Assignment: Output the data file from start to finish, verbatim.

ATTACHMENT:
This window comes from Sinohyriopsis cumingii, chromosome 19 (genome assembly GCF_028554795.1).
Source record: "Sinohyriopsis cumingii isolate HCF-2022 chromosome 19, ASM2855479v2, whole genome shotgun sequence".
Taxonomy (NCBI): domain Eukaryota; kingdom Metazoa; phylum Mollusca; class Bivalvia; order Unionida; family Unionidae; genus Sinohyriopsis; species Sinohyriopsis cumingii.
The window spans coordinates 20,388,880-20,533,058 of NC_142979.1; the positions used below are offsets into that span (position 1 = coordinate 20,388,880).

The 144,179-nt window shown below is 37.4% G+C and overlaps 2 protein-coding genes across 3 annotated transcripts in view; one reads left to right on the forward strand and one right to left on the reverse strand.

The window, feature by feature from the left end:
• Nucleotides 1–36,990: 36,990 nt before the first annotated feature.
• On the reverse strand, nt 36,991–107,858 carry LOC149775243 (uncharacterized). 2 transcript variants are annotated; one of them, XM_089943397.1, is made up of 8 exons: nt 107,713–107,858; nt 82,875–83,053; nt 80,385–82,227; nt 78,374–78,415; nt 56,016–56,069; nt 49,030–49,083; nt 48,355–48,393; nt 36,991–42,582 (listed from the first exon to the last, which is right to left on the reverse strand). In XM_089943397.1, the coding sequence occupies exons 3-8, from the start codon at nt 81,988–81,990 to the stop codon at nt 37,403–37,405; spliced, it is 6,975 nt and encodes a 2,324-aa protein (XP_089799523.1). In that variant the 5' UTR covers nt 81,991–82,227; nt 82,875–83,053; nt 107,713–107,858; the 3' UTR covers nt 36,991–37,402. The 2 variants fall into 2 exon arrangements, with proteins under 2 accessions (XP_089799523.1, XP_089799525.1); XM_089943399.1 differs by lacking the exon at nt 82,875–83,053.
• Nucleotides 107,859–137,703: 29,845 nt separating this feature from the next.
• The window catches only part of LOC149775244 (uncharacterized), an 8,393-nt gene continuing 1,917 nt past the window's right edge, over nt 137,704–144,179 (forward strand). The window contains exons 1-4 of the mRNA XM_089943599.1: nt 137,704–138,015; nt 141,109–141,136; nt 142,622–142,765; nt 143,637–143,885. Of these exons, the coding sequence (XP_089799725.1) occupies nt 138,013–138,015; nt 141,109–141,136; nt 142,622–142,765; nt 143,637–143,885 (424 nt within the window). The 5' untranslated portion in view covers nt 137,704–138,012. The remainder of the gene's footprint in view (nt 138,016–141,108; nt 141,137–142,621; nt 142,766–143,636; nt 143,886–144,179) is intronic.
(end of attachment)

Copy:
This window comes from Sinohyriopsis cumingii, chromosome 19 (genome assembly GCF_028554795.1).
Source record: "Sinohyriopsis cumingii isolate HCF-2022 chromosome 19, ASM2855479v2, whole genome shotgun sequence".
Taxonomy (NCBI): domain Eukaryota; kingdom Metazoa; phylum Mollusca; class Bivalvia; order Unionida; family Unionidae; genus Sinohyriopsis; species Sinohyriopsis cumingii.
The window spans coordinates 20,388,880-20,533,058 of NC_142979.1; the positions used below are offsets into that span (position 1 = coordinate 20,388,880).

The 144,179-nt window shown below is 37.4% G+C and overlaps 2 protein-coding genes across 3 annotated transcripts in view; one reads left to right on the forward strand and one right to left on the reverse strand.

The window, feature by feature from the left end:
• Nucleotides 1–36,990: 36,990 nt before the first annotated feature.
• On the reverse strand, nt 36,991–107,858 carry LOC149775243 (uncharacterized). 2 transcript variants are annotated; one of them, XM_089943397.1, is made up of 8 exons: nt 107,713–107,858; nt 82,875–83,053; nt 80,385–82,227; nt 78,374–78,415; nt 56,016–56,069; nt 49,030–49,083; nt 48,355–48,393; nt 36,991–42,582 (listed from the first exon to the last, which is right to left on the reverse strand). In XM_089943397.1, the coding sequence occupies exons 3-8, from the start codon at nt 81,988–81,990 to the stop codon at nt 37,403–37,405; spliced, it is 6,975 nt and encodes a 2,324-aa protein (XP_089799523.1). In that variant the 5' UTR covers nt 81,991–82,227; nt 82,875–83,053; nt 107,713–107,858; the 3' UTR covers nt 36,991–37,402. The 2 variants fall into 2 exon arrangements, with proteins under 2 accessions (XP_089799523.1, XP_089799525.1); XM_089943399.1 differs by lacking the exon at nt 82,875–83,053.
• Nucleotides 107,859–137,703: 29,845 nt separating this feature from the next.
• The window catches only part of LOC149775244 (uncharacterized), an 8,393-nt gene continuing 1,917 nt past the window's right edge, over nt 137,704–144,179 (forward strand). The window contains exons 1-4 of the mRNA XM_089943599.1: nt 137,704–138,015; nt 141,109–141,136; nt 142,622–142,765; nt 143,637–143,885. Of these exons, the coding sequence (XP_089799725.1) occupies nt 138,013–138,015; nt 141,109–141,136; nt 142,622–142,765; nt 143,637–143,885 (424 nt within the window). The 5' untranslated portion in view covers nt 137,704–138,012. The remainder of the gene's footprint in view (nt 138,016–141,108; nt 141,137–142,621; nt 142,766–143,636; nt 143,886–144,179) is intronic.